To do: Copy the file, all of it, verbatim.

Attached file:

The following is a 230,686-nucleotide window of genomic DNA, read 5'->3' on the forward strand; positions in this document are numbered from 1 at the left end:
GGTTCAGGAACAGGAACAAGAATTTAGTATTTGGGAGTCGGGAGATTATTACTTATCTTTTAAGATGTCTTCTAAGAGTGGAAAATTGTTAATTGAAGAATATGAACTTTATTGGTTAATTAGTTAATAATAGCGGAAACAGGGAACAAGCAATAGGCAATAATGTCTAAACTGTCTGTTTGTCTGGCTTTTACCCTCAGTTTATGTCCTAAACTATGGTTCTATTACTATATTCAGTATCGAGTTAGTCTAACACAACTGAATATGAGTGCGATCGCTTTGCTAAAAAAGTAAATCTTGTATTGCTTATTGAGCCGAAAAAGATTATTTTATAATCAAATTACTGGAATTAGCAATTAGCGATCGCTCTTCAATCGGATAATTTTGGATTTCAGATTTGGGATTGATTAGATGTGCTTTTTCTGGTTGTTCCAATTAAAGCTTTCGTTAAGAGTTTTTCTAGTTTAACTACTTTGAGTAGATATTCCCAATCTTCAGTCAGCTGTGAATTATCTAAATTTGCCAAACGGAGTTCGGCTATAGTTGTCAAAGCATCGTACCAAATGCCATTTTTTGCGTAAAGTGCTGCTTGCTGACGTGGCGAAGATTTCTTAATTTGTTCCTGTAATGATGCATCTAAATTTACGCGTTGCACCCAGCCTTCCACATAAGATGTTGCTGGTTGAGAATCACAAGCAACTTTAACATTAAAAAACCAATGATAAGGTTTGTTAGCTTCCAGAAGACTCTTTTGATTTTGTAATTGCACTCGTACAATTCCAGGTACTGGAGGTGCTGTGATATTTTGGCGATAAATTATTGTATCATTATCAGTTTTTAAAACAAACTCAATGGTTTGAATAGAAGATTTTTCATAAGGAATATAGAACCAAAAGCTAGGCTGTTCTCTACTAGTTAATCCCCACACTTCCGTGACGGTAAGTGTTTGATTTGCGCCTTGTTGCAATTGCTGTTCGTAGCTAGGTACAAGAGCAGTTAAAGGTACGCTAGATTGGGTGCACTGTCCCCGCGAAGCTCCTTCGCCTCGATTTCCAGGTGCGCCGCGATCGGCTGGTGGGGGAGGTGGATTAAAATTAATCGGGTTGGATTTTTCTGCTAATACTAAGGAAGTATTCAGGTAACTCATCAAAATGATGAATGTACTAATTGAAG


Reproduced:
The following is a 230,686-nucleotide window of genomic DNA, read 5'->3' on the forward strand; positions in this document are numbered from 1 at the left end:
GGTTCAGGAACAGGAACAAGAATTTAGTATTTGGGAGTCGGGAGATTATTACTTATCTTTTAAGATGTCTTCTAAGAGTGGAAAATTGTTAATTGAAGAATATGAACTTTATTGGTTAATTAGTTAATAATAGCGGAAACAGGGAACAAGCAATAGGCAATAATGTCTAAACTGTCTGTTTGTCTGGCTTTTACCCTCAGTTTATGTCCTAAACTATGGTTCTATTACTATATTCAGTATCGAGTTAGTCTAACACAACTGAATATGAGTGCGATCGCTTTGCTAAAAAAGTAAATCTTGTATTGCTTATTGAGCCGAAAAAGATTATTTTATAATCAAATTACTGGAATTAGCAATTAGCGATCGCTCTTCAATCGGATAATTTTGGATTTCAGATTTGGGATTGATTAGATGTGCTTTTTCTGGTTGTTCCAATTAAAGCTTTCGTTAAGAGTTTTTCTAGTTTAACTACTTTGAGTAGATATTCCCAATCTTCAGTCAGCTGTGAATTATCTAAATTTGCCAAACGGAGTTCGGCTATAGTTGTCAAAGCATCGTACCAAATGCCATTTTTTGCGTAAAGTGCTGCTTGCTGACGTGGCGAAGATTTCTTAATTTGTTCCTGTAATGATGCATCTAAATTTACGCGTTGCACCCAGCCTTCCACATAAGATGTTGCTGGTTGAGAATCACAAGCAACTTTAACATTAAAAAACCAATGATAAGGTTTGTTAGCTTCCAGAAGACTCTTTTGATTTTGTAATTGCACTCGTACAATTCCAGGTACTGGAGGTGCTGTGATATTTTGGCGATAAATTATTGTATCATTATCAGTTTTTAAAACAAACTCAATGGTTTGAATAGAAGATTTTTCATAAGGAATATAGAACCAAAAGCTAGGCTGTTCTCTACTAGTTAATCCCCACACTTCCGTGACGGTAAGTGTTTGATTTGCGCCTTGTTGCAATTGCTGTTCGTAGCTAGGTACAAGAGCAGTTAAAGGTACGCTAGATTGGGTGCACTGTCCCCGCGAAGCTCCTTCGCCTCGATTTCCAGGTGCGCCGCGATCGGCTGGTGGGGGAGGTGGATTAAAATTAATCGGGTTGGATTTTTCTGCTAATACTAAGGAAGTATTCAGGTAACTCATCAAAATGATGAATGTACTAATTGAAG